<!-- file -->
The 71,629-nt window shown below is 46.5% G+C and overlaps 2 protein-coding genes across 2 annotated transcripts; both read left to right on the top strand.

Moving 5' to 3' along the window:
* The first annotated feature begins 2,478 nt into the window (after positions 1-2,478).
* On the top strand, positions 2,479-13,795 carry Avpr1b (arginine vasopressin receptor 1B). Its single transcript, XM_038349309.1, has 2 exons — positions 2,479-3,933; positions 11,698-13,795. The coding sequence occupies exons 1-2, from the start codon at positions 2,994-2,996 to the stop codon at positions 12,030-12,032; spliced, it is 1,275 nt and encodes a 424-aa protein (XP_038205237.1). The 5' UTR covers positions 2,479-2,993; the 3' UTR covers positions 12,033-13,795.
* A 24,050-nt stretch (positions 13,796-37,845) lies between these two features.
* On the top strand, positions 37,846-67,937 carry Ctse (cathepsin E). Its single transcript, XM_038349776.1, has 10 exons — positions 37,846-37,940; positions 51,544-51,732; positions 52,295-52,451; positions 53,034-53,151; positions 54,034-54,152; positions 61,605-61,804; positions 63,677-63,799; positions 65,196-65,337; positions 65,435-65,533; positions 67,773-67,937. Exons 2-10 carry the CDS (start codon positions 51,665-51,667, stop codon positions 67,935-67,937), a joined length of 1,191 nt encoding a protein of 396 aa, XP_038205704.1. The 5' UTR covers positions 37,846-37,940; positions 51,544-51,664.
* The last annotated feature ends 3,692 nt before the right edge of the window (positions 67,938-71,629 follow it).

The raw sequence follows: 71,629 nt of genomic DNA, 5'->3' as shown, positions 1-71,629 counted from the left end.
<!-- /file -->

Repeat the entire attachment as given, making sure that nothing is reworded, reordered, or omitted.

The 71,629-nt window shown below is 46.5% G+C and overlaps 2 protein-coding genes across 2 annotated transcripts; both read left to right on the top strand.

Moving 5' to 3' along the window:
* The first annotated feature begins 2,478 nt into the window (after positions 1-2,478).
* On the top strand, positions 2,479-13,795 carry Avpr1b (arginine vasopressin receptor 1B). Its single transcript, XM_038349309.1, has 2 exons — positions 2,479-3,933; positions 11,698-13,795. The coding sequence occupies exons 1-2, from the start codon at positions 2,994-2,996 to the stop codon at positions 12,030-12,032; spliced, it is 1,275 nt and encodes a 424-aa protein (XP_038205237.1). The 5' UTR covers positions 2,479-2,993; the 3' UTR covers positions 12,033-13,795.
* A 24,050-nt stretch (positions 13,796-37,845) lies between these two features.
* On the top strand, positions 37,846-67,937 carry Ctse (cathepsin E). Its single transcript, XM_038349776.1, has 10 exons — positions 37,846-37,940; positions 51,544-51,732; positions 52,295-52,451; positions 53,034-53,151; positions 54,034-54,152; positions 61,605-61,804; positions 63,677-63,799; positions 65,196-65,337; positions 65,435-65,533; positions 67,773-67,937. Exons 2-10 carry the CDS (start codon positions 51,665-51,667, stop codon positions 67,935-67,937), a joined length of 1,191 nt encoding a protein of 396 aa, XP_038205704.1. The 5' UTR covers positions 37,846-37,940; positions 51,544-51,664.
* The last annotated feature ends 3,692 nt before the right edge of the window (positions 67,938-71,629 follow it).

The raw sequence follows: 71,629 nt of genomic DNA, 5'->3' as shown, positions 1-71,629 counted from the left end.